A while ago, in the very early days of spring, we looked ahead not only at how email marketers can leverage Memorial Day for engagement, but also at the opportunities represented by a few lesser-known spring holidays – you know, gems like National High Five Day, Don’t Fry Day and, our top choice: Eat What You Want Day.
Now, we are excited to provide you with what we are confident will be your first look at six obscure summer holidays. While everyone else is planning to create fireworks in advance of July 4, you can strategize about how to make a big noise around these B-list commemorations. Chances are you won’t have a lot of competition and that your recipients will be surprised (and perhaps even delighted) to celebrate something new (and very different).
So, please give a warm greeting to:
1. Take Your Dog to Work Day (June 22)
Tails will be wagging on the second day of summer in offices all around the United States, when canines and their owners celebrate the twentieth anniversary of Take Your Dog to Work Day, the holiday established by Pet Sitters International, Inc., to encourage doggie adoptions and give Fido a day off from guarding the house. It’s an opportunity for bricks-and-mortar establishments to promote their pet-friendliness by inviting pups to visit, for online companies to share photos of their furry visitors and, of course, for creative promotions by marketers of anything dog-related.
2. Sunglasses Day (June 27)
As the song goes, “the future’s so bright, I gotta wear shades.” That fashion statement is absolutely mandatory on Sunglasses Day, which was established by The Vision Council to “celebrate the importance of wearing them to protect the eyes from the sun’s harsh ultraviolet (UV) rays.” This one’s a no-brainer for marketers with sunglasses in their product line, but if that’s not you, consider incentives for shade-wearing customers (those who visit your locations or submit selfies) or, conversely, share a picture of your whole team sporting sunglasses to announce a promotion related to this (kind of) big day.
3. I Forgot Day (July 2)
We love this holiday, although sometimes we can’t remember exactly why. Its creator, Gaye Anderson, told ABC News that the special event is an opportunity to commemorate not only occasions you have already forgotten, but also those you think you might forget in the future. In other words, it’s the perfect reason to send a belated birthday greeting to someone whose birthday is still months away. Or something like that. Marketers can use the occasion to tell customers that they “forgot” to tell them about a great deal or promotion and are now making up for it, or as a peg on which to hang a customer-appreciation message.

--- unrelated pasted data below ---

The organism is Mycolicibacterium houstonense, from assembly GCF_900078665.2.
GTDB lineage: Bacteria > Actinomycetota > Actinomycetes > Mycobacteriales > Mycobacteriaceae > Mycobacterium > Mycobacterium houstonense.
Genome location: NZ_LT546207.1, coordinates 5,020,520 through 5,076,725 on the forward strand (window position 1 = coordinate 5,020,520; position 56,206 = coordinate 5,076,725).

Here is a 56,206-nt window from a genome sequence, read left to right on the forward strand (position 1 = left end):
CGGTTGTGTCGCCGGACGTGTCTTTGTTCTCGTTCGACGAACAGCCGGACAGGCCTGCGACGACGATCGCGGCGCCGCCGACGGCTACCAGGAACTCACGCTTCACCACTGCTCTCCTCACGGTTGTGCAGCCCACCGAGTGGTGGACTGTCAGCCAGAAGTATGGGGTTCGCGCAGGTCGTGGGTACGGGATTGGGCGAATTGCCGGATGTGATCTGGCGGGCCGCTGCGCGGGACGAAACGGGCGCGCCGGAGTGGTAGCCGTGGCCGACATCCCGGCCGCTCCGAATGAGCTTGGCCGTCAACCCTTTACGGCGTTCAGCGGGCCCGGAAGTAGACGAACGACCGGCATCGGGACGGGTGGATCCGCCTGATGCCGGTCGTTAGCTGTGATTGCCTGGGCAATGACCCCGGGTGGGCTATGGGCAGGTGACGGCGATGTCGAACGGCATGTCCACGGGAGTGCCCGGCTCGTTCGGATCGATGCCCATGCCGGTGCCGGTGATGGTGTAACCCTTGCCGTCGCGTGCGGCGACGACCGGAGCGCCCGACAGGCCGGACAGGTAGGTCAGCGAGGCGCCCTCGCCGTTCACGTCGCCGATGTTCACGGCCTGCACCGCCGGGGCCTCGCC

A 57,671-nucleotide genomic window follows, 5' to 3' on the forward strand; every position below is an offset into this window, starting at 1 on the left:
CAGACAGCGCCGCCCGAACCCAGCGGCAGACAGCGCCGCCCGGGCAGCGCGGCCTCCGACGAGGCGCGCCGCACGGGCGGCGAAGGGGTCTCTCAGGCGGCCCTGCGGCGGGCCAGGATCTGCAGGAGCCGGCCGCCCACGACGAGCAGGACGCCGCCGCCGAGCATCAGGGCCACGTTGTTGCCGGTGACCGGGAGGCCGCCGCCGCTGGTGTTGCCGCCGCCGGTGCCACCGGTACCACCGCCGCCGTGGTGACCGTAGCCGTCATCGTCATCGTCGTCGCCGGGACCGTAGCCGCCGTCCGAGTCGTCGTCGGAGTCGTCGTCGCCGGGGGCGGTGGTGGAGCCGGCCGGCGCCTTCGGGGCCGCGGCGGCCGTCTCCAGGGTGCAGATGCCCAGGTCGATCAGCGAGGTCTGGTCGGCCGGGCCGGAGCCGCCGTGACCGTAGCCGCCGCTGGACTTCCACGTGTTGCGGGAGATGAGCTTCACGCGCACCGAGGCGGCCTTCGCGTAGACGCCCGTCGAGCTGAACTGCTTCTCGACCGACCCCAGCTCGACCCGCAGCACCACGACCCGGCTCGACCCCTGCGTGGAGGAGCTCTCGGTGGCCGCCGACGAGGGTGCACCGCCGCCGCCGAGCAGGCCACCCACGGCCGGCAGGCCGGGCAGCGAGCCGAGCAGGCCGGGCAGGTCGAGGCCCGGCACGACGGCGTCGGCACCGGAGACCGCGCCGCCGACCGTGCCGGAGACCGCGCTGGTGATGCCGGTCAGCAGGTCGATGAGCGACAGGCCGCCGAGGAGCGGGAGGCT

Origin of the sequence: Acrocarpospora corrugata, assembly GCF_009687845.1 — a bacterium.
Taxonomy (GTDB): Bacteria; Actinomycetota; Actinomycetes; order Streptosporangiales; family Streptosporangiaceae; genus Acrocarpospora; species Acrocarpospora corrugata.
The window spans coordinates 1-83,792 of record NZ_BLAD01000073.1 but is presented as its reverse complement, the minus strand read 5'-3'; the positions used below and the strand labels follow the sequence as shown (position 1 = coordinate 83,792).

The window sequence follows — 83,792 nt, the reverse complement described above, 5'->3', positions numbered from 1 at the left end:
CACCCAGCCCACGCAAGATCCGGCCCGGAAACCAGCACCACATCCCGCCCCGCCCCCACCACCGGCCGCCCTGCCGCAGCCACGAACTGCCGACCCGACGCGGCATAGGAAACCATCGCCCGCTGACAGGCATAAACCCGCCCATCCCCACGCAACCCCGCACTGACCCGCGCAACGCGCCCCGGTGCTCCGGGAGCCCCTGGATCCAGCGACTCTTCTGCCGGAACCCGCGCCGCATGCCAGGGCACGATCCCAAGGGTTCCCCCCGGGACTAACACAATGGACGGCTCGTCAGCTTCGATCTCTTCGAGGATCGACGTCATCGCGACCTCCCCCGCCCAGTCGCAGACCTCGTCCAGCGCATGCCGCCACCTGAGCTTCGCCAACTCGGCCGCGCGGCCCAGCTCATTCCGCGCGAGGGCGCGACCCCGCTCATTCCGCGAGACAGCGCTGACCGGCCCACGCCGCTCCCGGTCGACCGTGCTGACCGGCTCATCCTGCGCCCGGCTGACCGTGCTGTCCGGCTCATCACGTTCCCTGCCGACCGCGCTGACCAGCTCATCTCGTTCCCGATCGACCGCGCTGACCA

4. Shark Awareness Day (July 14)
Like the ocean depths these majestic and terrifying creatures inhabit, the exact origins of Shark Awareness Day are murky, although the goal of the commemoration is, according to one source, “to provide education and awareness of the importance of sharks to the ecosystems of our world’s oceans.” That’s fine, and important, but we’re thinking that for marketers it’s also an excuse to employ dramatic shark imagery and urgent copy about “giant sales” that are “taking a bite out of our normal prices.” (But you can do better than that!)
5. Lazy Day (August 10)
One problem with “major” holidays is that there is often too much to do – places to go, people to see, things to cook, etc. That’s not the case with this not-so-major holiday – the point of which is, apparently, to do as little as possible. Wonderful! This holiday is made-to-order (so to speak) for online marketers, who only have to think of ways to reward their customers for not expending the energy it takes to visit a bricks-and-mortar store. It’s the perfect day for hammock-based shopping (possibly even for a new hammock!). By the way: “The origins and founders of National Lazy Day remain unknown,” the Sacramento Bee reported last year. “It’s likely its creators were too busy chilling out to record their efforts.”
6. Just Because Day (August 27)
“Every day we all do things that are expected or required of us or because we have to,” write the folks at the National Day Calendar. “On National Just Because Day, that does not apply. This day is a chance to do something without rhyme or reason.” The commemoration began as a family holiday in the 1950s and took off from there to become a national event that no one has ever heard of. It’s perfect for marketers, because it provides the perfect non-reason for an incentive or promotion, as in “We’re offering you this special offer…just because we want to.” You can have fun with this one – because, why not?